Many children suffer from worry. They’re under a lot of social scrutiny at school, and kids can be cruel. They have little control over their lives. Most aspects of their lives are controlled by parents or teachers.

If your child is anxious, it can be heartbreaking to see them worry all of the time. It can also be frustrating when their worries seem pointless to you. Be supportive and patient and get professional help if your efforts prove to be insufficient.

A Parent’s Guide to Patience

A Parent’s Guide to Patience

Children can be annoying. They like to play games that adults don’t enjoy. When is the last time you wanted to play with dolls, climb a tree, or ride your bike up and down the cul-de-sac? They’re loud. They complain. They know how to push your buttons.

Children can be a great source of frustration. They’re also a great source of joy.

You can embrace the joy and show your unconditional love with patience. After all, they depend on you to teach them how to best get along in this world. Why not exemplify patience and give them a gift they’ll never outgrow?

Be a more patient parent with these strategies:

1. Understand your trigger points. When are you most likely to be unreasonably impatient? Is it at bedtime? After a hard day at work?

  • Make a list of your trigger points and keep it handy.
  • Is there anything you can do to change the situation? Maybe you could listen to relaxing music on the ride home after a long day. Could you alter your children’s bedtime routine?

2. Where does the challenge lie? You’ve seen wonderful children with impatient parents and misbehaving children with incredibly patient parents. Neither situation is ideal. How well do your children behave? It’s not easy to assess our own kids accurately.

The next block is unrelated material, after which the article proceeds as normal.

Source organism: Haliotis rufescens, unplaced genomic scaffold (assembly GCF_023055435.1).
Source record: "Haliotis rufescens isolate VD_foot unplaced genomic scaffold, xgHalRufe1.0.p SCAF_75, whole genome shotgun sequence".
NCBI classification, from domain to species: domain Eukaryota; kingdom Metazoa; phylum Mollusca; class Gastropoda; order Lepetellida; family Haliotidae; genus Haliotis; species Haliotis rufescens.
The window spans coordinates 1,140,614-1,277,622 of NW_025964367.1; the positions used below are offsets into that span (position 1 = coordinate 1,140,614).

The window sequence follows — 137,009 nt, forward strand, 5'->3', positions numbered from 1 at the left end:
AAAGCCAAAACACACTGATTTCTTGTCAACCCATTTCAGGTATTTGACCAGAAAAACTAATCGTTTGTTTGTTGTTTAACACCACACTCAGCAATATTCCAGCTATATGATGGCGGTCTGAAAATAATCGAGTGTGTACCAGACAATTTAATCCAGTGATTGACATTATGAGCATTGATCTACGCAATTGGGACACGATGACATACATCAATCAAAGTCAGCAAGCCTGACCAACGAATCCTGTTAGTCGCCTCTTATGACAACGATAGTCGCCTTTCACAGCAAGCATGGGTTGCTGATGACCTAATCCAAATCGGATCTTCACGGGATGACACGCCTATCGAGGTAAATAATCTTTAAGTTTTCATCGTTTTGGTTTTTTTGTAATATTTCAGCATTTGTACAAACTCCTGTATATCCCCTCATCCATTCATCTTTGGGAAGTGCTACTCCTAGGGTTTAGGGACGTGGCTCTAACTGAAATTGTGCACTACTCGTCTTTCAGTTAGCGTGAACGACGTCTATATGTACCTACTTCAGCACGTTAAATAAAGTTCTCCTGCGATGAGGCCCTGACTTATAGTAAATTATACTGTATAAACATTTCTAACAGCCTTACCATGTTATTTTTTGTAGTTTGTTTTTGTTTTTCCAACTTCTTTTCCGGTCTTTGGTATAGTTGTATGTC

• Ask the most reasonable person you know whether they consider you to be a patient or impatient person. Then ask them how well they think your children behave. Ask them to be completely honest.
  • Put your attention where it will be most productive. You’re not doing yourself, your children, or the rest of society any favors if you tolerate poor behavior from your children.

3. Visualize yourself being patient in challenging situations. Use your list of situations that try your patience the most and imagine yourself dealing with those situations calmly and effectively. When you’re faced with the real situation, you’ll have a better chance of dealing with it appropriately.

4. Be patient with yourself. Everyone is impatient at times. We aren’t static. This is good news, because it means we can change. Accept that you’re only human and that you’ll have the occasional bad day.

5. Pause before you act or speak. The greatest damage occurs when you fail to take a moment before making a decision. You can save yourself a lot of grief if you’ll take a minute to pause when you’re upset. Take 10 deep breaths, regain your composure, and then make your decision.

6. Give yourself a timeout. If you’re unable to find a peaceful mental place, take 15 minutes. When you’re upset, you lose the ability to make intelligent decisions. If no one is bleeding or on fire, they’ll survive for 15 minutes while you collect yourself.

7. Consider the perspective of your child. Children have little power or control over their lives. You’re holding all the cards. When you act in a way that’s frightening or unreasonable, your child can’t trust you. What could be more frightening? You could be causing more damage than you realize.

  • On the other hand, children are also quite resilient and forgiving. You don’t have to be perfect, but it’s important to be reasonable. Your children deserve it.

If you’re impatient with your children, you’re not alone. Children can be a challenge to your ability to remain calm, cool, and collected. However, you can change. You can become a more patient parent. Enhance your ability to deal with frustration and prevent frustration from occurring with these tips you can use every day.